Mary Gay Scanlon Visits Haven for Town Hall

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Mary Gay Scanlon Visits Haven for Town Hall

Luke Mandel, Online Editor

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On Friday, May 31st, Congresswoman Mary Gay Scanlon visited Strath Haven to answer questions and encourage discussion about various political topics within the school environment. This was the first event organized by the Committee for Educational Speakers, a new group at Strath Haven that plans to invite professors, artists, activists, authors, and others to speak throughout the year for anyone interested in an extra educational opportunity, beginning next year.
The town hall forum took place during fourth block and many teachers permitted their classes to attend, nearly filling the auditorium. The senior class, however, was dismissed early from school for prom that evening, so many were not in attendance.
The hour-long event was organized by a team of students led by junior Luke Mandel with Evan Hoffman and sophomores Ava Dijstelbloem, Noa Dijstelbloem, and Mira Patel. Following approval by Dr. Palmer and Dr. Brown and the town hall was originally slated for Congresswoman Alexandria Ocasio Cortez, however, the Congresswoman declined the invitation from the Committee for Educational Speakers. As a result, the team worked hard over the past two months to invite Scanlon, plan the meeting, and advertise with the goal of exposing students to political thought and action.
Scanlon represents the 5th Congressional District, which includes all of Delaware County, some of Montgomery County, and some of southern Pennsylvania. She was also the Wallingford-Swarthmore School District School Board President from 2009-2011.
Students and teachers alike came up to the podium in front of the stage to ask questions with topics ranging from educational policy to abortion regulation. People who elected not to read their own questions were able to have their questions read by a panel, and questions were given by senior Lindsay Belliveau, juniors Nick Cardow, Ryan Driscoll, Evan Hoffman, Patrick Kirk, Clay Lebuhn, Will Lee, and Luke Mandel, sophomores Noa Dijstelbloem, Abby DiNardo, Nate Linderman, Zaina Maqbool, Nina Mesyngier, and Mira Patel, and freshman Zoe Feinberg. Questions were collected through a Google Survey in addition to coming from selected teachers Mrs. Miriam Drew, Mr. Kevin Haney, Mr. Tom Babcock, and Ms. Kate Plows.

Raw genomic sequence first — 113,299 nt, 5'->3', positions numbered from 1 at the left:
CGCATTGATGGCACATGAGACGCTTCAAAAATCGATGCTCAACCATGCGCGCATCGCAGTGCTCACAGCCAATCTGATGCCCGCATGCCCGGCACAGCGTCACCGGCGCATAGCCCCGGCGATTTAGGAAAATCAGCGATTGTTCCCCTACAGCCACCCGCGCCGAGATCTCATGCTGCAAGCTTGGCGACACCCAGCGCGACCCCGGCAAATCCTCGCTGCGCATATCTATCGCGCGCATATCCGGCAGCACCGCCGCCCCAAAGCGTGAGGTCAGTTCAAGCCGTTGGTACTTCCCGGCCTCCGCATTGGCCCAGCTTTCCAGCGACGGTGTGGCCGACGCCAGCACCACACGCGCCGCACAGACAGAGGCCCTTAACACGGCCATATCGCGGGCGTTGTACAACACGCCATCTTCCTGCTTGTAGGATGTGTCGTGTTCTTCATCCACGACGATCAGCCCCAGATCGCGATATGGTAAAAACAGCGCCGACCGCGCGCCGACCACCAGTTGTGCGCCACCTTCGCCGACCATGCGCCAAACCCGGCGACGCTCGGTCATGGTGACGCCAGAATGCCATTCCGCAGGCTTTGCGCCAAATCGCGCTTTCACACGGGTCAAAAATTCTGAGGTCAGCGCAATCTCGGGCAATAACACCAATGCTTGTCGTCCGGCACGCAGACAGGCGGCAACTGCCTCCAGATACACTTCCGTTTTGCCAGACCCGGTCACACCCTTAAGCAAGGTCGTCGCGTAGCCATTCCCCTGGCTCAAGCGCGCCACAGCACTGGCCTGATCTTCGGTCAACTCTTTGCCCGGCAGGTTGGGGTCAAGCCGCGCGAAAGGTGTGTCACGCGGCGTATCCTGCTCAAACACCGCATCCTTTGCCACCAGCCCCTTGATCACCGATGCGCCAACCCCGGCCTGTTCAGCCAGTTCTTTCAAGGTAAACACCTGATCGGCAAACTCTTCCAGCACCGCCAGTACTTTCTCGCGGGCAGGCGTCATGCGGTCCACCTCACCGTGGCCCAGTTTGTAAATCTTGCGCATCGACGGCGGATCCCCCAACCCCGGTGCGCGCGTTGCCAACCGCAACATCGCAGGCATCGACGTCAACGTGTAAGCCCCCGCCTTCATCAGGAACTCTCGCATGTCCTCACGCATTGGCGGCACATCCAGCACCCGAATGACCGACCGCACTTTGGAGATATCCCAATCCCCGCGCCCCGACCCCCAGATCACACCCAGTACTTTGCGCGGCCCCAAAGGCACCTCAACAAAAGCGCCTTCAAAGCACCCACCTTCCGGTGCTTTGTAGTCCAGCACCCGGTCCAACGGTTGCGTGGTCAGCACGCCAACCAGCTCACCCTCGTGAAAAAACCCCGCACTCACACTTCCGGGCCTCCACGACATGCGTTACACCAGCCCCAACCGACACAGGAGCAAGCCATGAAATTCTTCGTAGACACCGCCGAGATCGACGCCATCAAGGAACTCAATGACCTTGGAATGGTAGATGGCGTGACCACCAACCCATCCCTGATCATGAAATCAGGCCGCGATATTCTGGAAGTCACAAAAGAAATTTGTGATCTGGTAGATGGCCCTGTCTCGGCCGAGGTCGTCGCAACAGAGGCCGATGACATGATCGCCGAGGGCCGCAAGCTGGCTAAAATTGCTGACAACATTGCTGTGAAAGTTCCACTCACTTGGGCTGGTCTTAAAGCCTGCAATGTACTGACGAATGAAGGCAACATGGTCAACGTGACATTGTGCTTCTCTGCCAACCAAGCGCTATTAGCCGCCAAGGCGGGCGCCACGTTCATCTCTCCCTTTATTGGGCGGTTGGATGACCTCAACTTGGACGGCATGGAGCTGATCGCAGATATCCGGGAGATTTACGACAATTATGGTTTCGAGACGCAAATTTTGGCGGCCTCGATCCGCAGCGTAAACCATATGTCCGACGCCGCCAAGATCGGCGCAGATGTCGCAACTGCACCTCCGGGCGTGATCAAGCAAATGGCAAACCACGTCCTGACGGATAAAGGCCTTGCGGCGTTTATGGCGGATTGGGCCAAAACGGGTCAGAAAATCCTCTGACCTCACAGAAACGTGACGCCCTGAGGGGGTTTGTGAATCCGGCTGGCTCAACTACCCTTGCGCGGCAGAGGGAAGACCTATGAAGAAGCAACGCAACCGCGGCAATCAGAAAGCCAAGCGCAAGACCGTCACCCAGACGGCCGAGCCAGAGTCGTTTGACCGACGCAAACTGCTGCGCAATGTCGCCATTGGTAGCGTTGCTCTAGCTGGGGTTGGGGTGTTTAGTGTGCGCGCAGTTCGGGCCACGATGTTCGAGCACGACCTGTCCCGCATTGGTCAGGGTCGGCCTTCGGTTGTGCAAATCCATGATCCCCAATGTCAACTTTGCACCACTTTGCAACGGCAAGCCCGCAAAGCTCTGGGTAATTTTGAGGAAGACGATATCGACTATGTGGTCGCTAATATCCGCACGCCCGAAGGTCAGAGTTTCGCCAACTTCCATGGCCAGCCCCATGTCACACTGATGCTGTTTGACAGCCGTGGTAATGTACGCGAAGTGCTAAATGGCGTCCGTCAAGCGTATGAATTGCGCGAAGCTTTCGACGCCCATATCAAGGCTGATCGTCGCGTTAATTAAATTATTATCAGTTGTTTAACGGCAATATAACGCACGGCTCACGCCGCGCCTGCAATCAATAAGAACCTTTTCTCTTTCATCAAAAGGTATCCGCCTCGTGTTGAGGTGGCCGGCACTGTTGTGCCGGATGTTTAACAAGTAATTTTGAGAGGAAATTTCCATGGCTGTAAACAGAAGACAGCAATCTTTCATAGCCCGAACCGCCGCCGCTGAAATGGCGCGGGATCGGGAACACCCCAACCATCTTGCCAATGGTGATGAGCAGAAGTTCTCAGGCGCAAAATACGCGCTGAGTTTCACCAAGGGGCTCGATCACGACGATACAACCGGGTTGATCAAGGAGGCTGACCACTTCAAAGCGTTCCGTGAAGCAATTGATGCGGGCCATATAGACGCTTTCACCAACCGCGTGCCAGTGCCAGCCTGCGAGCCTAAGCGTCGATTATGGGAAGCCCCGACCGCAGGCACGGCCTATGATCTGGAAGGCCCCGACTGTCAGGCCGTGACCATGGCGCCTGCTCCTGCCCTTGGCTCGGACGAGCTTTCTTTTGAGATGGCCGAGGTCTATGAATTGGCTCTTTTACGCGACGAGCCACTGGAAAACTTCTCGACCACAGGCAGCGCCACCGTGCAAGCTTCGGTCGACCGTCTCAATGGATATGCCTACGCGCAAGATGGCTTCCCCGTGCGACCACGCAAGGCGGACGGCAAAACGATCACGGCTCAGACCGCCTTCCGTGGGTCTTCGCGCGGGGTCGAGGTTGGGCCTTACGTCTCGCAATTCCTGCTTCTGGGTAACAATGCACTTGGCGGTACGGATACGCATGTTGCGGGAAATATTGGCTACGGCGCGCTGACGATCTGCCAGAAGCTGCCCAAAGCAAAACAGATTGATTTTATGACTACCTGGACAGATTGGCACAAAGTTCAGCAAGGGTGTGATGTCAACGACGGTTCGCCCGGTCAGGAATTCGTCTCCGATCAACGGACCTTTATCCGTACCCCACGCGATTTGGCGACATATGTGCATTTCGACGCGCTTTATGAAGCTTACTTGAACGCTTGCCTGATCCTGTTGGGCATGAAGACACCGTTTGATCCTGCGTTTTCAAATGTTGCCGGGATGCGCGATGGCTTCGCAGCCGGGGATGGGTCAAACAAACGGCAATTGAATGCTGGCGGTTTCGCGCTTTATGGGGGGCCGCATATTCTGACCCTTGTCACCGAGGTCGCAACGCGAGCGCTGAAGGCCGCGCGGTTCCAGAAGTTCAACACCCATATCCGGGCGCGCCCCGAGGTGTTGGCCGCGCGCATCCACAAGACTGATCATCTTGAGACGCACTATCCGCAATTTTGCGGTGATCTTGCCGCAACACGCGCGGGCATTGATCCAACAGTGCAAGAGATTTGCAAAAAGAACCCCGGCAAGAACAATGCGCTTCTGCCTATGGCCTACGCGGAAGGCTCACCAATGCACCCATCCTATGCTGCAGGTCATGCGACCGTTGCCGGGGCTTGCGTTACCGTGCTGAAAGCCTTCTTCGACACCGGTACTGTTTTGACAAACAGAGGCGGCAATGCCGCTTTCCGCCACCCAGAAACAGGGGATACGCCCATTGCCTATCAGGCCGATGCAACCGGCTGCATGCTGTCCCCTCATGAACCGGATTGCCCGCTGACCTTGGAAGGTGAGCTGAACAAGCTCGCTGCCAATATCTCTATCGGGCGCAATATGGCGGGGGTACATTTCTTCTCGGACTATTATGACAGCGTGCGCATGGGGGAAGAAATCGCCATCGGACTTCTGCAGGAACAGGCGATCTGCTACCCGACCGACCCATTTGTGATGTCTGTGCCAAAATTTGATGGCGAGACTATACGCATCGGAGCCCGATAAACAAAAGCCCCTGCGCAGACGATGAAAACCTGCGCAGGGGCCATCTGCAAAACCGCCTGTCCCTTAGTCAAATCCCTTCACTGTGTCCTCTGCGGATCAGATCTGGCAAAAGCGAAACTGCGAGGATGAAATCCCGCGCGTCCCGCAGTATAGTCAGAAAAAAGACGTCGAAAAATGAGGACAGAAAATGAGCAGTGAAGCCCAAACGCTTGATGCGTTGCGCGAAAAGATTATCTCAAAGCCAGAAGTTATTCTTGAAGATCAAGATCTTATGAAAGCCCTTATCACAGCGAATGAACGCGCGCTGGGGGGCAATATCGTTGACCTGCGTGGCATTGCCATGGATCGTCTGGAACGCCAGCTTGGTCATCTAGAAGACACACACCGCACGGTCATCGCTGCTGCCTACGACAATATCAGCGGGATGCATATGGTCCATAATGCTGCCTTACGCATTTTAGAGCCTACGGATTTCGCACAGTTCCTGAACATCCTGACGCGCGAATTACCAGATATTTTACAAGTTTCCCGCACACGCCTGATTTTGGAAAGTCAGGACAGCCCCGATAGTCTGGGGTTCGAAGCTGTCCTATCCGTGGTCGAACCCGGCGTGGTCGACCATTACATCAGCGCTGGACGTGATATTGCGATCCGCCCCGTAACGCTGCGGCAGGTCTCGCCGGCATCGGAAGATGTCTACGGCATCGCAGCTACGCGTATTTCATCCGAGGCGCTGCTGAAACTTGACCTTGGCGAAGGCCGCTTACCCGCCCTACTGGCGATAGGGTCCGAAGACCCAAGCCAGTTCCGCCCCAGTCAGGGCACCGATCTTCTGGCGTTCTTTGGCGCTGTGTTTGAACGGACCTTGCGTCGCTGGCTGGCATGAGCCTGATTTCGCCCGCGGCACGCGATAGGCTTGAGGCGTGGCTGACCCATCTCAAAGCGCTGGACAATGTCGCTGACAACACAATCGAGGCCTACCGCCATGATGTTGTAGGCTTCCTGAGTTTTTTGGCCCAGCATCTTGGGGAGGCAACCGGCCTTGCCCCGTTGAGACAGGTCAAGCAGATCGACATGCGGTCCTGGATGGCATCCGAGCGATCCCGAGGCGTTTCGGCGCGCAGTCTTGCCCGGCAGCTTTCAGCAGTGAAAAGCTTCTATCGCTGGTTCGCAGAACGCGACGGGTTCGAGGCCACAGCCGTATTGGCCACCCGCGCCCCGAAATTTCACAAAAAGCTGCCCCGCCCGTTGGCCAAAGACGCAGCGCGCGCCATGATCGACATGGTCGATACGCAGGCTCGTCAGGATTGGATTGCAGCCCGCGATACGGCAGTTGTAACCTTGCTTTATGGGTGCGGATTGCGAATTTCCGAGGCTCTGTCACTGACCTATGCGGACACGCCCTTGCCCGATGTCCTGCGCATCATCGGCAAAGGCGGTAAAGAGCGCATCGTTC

The audience’s reaction to the event were generally positive. Many thought that Scanlon’s answers to each question were engaging and comprehensive. Also noted was Scanlon’s respectful attitude towards each speaker, regardless of how difficult the question was to answer.
Feinberg explained how she appreciated the chance to talk to a representative with the ability to make change. “I’m very interested in activism and political issues,” Feinberg said. “Being able to voice my concerns to someone in a position of power who can help make positive changes to legislation was a really great experience.”
Some audience members, however, weren’t completely satisfied by all of Scanlon’s answers. “There were one or two questions that I thought she kind of shied away from and didn’t want to give a definitive answer for, like the one about whether college should be free or not” said sophomore Lily Marks. “Overall, I thought it was an interesting and worthwhile experience, though.”
Scanlon pointed repeatedly to her frustration over gerrymandering, the criminal justice system, and gun regulation as her motivation to run for Congress. She spoke passionately about her determination to get money out of politics, and more specifically about her support for HR1, a bill that would federalize the funding of elections.
Scanlon also put to rest a rumor that she did not support Net Neutrality, an Obama era policy generally supported by Democrats, that spread due to the fact that her second largest campaign contributor was Comcast. Scanlon explained how it was an oversight on her part, but not indicative of her position on the issue, and that she has since signed on to legislation supporting Net Neutrality.
The town hall was, overall, a success, with an enthusiastic and supportive audience and a series of sincere questions.